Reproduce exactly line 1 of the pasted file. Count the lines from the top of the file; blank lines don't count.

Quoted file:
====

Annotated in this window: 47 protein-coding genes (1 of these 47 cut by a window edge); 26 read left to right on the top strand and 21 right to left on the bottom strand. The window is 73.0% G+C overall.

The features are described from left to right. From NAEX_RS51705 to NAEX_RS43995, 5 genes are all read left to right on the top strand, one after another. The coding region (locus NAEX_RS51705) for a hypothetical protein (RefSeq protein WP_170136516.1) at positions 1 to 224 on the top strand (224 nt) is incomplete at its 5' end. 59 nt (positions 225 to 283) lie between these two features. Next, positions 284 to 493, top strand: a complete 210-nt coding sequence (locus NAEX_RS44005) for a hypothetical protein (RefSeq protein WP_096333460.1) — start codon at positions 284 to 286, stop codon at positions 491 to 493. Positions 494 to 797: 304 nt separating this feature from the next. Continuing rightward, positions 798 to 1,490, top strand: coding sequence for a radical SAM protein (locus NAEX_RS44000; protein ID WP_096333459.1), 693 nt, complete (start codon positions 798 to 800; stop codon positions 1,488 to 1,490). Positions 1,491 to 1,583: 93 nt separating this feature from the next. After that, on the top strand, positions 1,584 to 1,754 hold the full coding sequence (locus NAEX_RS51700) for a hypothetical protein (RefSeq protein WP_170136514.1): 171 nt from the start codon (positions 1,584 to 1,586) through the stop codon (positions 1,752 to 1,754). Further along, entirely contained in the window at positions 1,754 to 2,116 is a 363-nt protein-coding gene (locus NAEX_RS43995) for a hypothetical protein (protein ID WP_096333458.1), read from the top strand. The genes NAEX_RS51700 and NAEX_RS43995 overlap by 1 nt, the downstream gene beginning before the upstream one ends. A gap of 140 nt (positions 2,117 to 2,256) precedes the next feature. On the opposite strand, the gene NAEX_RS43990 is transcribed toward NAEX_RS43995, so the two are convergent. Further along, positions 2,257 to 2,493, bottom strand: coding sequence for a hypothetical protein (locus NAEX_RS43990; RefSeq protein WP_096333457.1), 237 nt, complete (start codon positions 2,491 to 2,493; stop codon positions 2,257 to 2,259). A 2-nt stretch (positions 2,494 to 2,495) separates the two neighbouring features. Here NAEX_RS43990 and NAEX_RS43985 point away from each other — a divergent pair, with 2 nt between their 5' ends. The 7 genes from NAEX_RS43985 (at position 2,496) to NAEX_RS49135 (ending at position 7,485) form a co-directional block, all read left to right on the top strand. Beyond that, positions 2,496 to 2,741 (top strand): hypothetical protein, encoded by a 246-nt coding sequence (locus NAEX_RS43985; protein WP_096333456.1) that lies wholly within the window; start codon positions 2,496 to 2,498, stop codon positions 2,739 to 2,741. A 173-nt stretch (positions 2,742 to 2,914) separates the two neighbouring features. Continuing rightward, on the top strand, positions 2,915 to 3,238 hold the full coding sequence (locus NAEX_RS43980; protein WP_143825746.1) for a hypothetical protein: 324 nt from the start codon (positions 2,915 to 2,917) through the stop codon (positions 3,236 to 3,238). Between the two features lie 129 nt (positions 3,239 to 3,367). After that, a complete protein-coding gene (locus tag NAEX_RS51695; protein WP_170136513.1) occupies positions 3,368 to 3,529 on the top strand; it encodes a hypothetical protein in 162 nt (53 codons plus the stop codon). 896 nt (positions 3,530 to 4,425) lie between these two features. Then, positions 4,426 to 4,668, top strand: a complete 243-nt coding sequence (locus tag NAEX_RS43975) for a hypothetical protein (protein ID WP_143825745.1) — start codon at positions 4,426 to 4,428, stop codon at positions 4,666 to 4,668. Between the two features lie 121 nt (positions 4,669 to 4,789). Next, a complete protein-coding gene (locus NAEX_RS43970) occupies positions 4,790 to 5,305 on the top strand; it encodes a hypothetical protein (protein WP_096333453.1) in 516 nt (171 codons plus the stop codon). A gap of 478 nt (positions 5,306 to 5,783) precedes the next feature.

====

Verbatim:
Annotated in this window: 47 protein-coding genes (1 of these 47 cut by a window edge); 26 read left to right on the top strand and 21 right to left on the bottom strand. The window is 73.0% G+C overall.